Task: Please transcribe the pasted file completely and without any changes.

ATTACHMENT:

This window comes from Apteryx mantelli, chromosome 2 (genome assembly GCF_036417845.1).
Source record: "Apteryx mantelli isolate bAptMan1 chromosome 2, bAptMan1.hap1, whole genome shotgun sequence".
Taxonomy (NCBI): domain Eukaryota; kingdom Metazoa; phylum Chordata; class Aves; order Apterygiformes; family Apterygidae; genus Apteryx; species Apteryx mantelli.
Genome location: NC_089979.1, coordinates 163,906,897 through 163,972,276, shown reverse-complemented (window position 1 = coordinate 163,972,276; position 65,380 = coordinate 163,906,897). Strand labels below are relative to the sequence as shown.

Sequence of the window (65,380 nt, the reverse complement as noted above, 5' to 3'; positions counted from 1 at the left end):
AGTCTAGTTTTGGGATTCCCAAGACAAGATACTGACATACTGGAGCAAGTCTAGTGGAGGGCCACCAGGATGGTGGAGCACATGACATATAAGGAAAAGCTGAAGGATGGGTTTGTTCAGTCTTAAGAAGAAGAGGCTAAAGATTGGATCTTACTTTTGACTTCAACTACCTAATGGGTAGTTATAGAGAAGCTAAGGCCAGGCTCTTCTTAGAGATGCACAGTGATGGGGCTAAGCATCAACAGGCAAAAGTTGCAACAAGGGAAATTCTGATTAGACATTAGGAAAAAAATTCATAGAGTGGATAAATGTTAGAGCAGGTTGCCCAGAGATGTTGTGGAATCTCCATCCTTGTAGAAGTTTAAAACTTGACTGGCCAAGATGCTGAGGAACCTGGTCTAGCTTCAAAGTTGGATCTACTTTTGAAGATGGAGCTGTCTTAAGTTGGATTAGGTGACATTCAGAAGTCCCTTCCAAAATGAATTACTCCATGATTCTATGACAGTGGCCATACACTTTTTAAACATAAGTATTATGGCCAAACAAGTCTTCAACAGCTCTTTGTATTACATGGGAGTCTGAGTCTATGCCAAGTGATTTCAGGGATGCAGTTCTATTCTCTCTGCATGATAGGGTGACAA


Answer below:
This window comes from Apteryx mantelli, chromosome 2 (genome assembly GCF_036417845.1).
Source record: "Apteryx mantelli isolate bAptMan1 chromosome 2, bAptMan1.hap1, whole genome shotgun sequence".
Taxonomy (NCBI): domain Eukaryota; kingdom Metazoa; phylum Chordata; class Aves; order Apterygiformes; family Apterygidae; genus Apteryx; species Apteryx mantelli.
Genome location: NC_089979.1, coordinates 163,906,897 through 163,972,276, shown reverse-complemented (window position 1 = coordinate 163,972,276; position 65,380 = coordinate 163,906,897). Strand labels below are relative to the sequence as shown.

Sequence of the window (65,380 nt, the reverse complement as noted above, 5' to 3'; positions counted from 1 at the left end):
AGTCTAGTTTTGGGATTCCCAAGACAAGATACTGACATACTGGAGCAAGTCTAGTGGAGGGCCACCAGGATGGTGGAGCACATGACATATAAGGAAAAGCTGAAGGATGGGTTTGTTCAGTCTTAAGAAGAAGAGGCTAAAGATTGGATCTTACTTTTGACTTCAACTACCTAATGGGTAGTTATAGAGAAGCTAAGGCCAGGCTCTTCTTAGAGATGCACAGTGATGGGGCTAAGCATCAACAGGCAAAAGTTGCAACAAGGGAAATTCTGATTAGACATTAGGAAAAAAATTCATAGAGTGGATAAATGTTAGAGCAGGTTGCCCAGAGATGTTGTGGAATCTCCATCCTTGTAGAAGTTTAAAACTTGACTGGCCAAGATGCTGAGGAACCTGGTCTAGCTTCAAAGTTGGATCTACTTTTGAAGATGGAGCTGTCTTAAGTTGGATTAGGTGACATTCAGAAGTCCCTTCCAAAATGAATTACTCCATGATTCTATGACAGTGGCCATACACTTTTTAAACATAAGTATTATGGCCAAACAAGTCTTCAACAGCTCTTTGTATTACATGGGAGTCTGAGTCTATGCCAAGTGATTTCAGGGATGCAGTTCTATTCTCTCTGCATGATAGGGTGACAA